If you're into wine and were in Los Angeles this weekend, you were probably hovering around the Wine Spectator's Wine Experience, a wine affair that sponsors compelling panel discussions (another excuse, like you need it, to drink in the morning) and splendid wine tastings involving California's and the world's greats.

Many of the world's greats were here, therefore, and one of these was Serge Hochar, who makes wine in the Bekaa Valley in Lebanon for his family's estate, Chateau Musar. Musar is planted to grape varieties like cabernet sauvignon, carignane, and cinsault, as well as a few, like obaideh and merwah, whose origins may be traced to the Phoenicians. The region, and the winery, has frequently been scarred by wars and conflict, and whole vintages have been lost to Middle East strife – through all of it Musar has thrived; if anything its reputation is greater now than it's ever been.

Serge Hochar; Credit: P. Comiskey

Serge Hochar; Credit: P. Comiskey

Hochar has been making wine here since 1959, virtually in the shadow of an ancient Roman temple to Bacchus. He's an old soul, and makes wines that seem to share this bearing — wild, ginger-scented whites, deeply flavored, idiosyncratic blended reds defined by the heat-tolerant, mildly spicy cinsault grape.

The wines often taste like they have a foot in the oldest of the Old World: sensuous, earthy, deeply structured, a touch brooding, redolent of exotic spice, with a sinewy vitality coursing through them, even as the flavors elude you, always putting you off your bearings a bit. They are also wines of astonishing length and persistence when you taste them, an aim of Hochar, since, in his estimation, “if a wine does not have length, it cannot be meaningful.”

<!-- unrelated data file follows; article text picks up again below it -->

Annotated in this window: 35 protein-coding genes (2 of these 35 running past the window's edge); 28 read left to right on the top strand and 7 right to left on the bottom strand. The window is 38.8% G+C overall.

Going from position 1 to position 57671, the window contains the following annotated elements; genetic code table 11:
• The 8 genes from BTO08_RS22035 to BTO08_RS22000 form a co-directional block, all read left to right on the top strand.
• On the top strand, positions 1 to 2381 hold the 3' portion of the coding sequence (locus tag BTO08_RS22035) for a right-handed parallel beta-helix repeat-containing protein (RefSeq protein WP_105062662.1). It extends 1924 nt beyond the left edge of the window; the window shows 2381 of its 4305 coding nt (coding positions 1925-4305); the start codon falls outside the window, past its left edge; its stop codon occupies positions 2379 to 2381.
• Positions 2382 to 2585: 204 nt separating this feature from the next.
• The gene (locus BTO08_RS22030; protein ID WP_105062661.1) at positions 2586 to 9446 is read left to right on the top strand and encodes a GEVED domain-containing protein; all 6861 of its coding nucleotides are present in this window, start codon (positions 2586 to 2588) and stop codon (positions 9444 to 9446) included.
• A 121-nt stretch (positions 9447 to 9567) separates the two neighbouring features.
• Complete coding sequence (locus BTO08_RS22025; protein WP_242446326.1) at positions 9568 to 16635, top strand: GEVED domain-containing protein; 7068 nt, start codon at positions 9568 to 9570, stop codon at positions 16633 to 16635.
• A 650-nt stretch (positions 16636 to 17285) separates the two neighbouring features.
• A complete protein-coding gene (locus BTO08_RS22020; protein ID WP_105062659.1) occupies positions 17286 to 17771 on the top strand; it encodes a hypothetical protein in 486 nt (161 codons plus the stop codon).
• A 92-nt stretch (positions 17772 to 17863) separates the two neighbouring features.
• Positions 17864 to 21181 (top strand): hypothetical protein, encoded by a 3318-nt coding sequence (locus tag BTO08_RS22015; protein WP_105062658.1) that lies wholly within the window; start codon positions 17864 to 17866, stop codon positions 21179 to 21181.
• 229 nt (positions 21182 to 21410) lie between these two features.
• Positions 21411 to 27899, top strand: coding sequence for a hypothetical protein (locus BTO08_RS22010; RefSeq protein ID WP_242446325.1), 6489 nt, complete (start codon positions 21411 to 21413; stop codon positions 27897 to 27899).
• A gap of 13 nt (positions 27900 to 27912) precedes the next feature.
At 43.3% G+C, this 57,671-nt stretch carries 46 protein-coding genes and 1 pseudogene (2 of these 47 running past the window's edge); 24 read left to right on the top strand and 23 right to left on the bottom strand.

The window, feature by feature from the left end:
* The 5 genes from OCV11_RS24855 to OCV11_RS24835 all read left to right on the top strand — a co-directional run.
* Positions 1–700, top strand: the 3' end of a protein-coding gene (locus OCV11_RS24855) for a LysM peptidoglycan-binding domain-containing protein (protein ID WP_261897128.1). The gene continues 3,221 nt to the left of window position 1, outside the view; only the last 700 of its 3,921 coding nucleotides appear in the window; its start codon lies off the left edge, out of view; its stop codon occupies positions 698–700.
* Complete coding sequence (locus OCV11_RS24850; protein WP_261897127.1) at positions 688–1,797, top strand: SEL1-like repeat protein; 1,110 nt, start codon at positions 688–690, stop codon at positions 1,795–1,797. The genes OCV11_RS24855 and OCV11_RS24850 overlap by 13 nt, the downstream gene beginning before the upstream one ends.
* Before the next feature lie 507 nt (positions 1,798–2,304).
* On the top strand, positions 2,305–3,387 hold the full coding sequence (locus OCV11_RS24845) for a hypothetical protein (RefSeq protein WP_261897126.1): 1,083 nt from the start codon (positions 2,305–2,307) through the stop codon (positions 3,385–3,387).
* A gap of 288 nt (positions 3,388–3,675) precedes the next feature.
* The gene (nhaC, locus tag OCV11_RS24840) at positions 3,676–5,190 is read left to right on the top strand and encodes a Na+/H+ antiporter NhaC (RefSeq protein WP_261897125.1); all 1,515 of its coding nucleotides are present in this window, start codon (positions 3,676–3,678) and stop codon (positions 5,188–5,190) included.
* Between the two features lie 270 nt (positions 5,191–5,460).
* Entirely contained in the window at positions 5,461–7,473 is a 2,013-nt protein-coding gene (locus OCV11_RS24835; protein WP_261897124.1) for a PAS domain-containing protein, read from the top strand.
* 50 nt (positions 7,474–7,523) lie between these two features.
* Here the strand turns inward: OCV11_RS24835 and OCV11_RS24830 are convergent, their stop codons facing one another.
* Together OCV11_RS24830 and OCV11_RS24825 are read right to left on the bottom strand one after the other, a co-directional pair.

Hochar's speech is peppered with similarly aphoristic phrases, which are inevitably linked to the wines he makes. “Wine is my doctor,” he said, as if to justify his preference for older wines, which to him have richer prophylactic qualities. Younger wines, he says, cannot act upon the body in the same way.

Nevertheless, he makes a white and red for a line he calls 'Jeune,' which are delicious, affordable, and bright, an entrée to one of the more exotic wine regions available in the L.A. market, and one of the more idiosyncratic winemakers on earth.

Chateau Musar is imported by Bartholomew Broadbent Selections.

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